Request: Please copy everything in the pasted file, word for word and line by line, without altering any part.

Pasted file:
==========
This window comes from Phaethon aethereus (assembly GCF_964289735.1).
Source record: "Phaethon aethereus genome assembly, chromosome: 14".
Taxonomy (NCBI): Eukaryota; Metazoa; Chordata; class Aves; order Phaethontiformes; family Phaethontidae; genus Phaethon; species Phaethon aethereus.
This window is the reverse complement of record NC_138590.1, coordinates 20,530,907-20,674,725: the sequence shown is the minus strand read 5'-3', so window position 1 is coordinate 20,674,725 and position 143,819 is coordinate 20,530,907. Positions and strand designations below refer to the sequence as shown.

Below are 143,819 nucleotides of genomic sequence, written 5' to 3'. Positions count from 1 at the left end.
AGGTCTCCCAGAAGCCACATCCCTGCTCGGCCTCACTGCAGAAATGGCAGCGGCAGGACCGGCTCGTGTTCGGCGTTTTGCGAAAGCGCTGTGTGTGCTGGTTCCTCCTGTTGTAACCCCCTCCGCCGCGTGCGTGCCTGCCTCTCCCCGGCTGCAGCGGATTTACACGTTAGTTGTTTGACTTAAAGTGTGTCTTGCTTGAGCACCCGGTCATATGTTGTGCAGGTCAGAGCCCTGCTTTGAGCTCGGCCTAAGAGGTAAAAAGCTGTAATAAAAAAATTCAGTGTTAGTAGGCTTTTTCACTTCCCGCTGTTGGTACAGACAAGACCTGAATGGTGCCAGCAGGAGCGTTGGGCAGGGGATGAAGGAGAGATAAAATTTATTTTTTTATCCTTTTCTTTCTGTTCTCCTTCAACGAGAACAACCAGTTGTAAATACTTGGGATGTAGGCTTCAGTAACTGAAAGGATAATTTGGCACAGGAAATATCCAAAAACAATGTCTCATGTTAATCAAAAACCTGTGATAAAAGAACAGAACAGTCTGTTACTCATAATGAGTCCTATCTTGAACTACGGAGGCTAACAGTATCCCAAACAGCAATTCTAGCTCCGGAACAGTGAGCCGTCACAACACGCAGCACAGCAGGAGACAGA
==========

This window comes from Phaethon aethereus (assembly GCF_964289735.1).
Source record: "Phaethon aethereus genome assembly, chromosome: 14".
Taxonomy (NCBI): Eukaryota; Metazoa; Chordata; class Aves; order Phaethontiformes; family Phaethontidae; genus Phaethon; species Phaethon aethereus.
This window is the reverse complement of record NC_138590.1, coordinates 20,530,907-20,674,725: the sequence shown is the minus strand read 5'-3', so window position 1 is coordinate 20,674,725 and position 143,819 is coordinate 20,530,907. Positions and strand designations below refer to the sequence as shown.

Below are 143,819 nucleotides of genomic sequence, written 5' to 3'. Positions count from 1 at the left end.
AGGTCTCCCAGAAGCCACATCCCTGCTCGGCCTCACTGCAGAAATGGCAGCGGCAGGACCGGCTCGTGTTCGGCGTTTTGCGAAAGCGCTGTGTGTGCTGGTTCCTCCTGTTGTAACCCCCTCCGCCGCGTGCGTGCCTGCCTCTCCCCGGCTGCAGCGGATTTACACGTTAGTTGTTTGACTTAAAGTGTGTCTTGCTTGAGCACCCGGTCATATGTTGTGCAGGTCAGAGCCCTGCTTTGAGCTCGGCCTAAGAGGTAAAAAGCTGTAATAAAAAAATTCAGTGTTAGTAGGCTTTTTCACTTCCCGCTGTTGGTACAGACAAGACCTGAATGGTGCCAGCAGGAGCGTTGGGCAGGGGATGAAGGAGAGATAAAATTTATTTTTTTATCCTTTTCTTTCTGTTCTCCTTCAACGAGAACAACCAGTTGTAAATACTTGGGATGTAGGCTTCAGTAACTGAAAGGATAATTTGGCACAGGAAATATCCAAAAACAATGTCTCATGTTAATCAAAAACCTGTGATAAAAGAACAGAACAGTCTGTTACTCATAATGAGTCCTATCTTGAACTACGGAGGCTAACAGTATCCCAAACAGCAATTCTAGCTCCGGAACAGTGAGCCGTCACAACACGCAGCACAGCAGGAGACAGA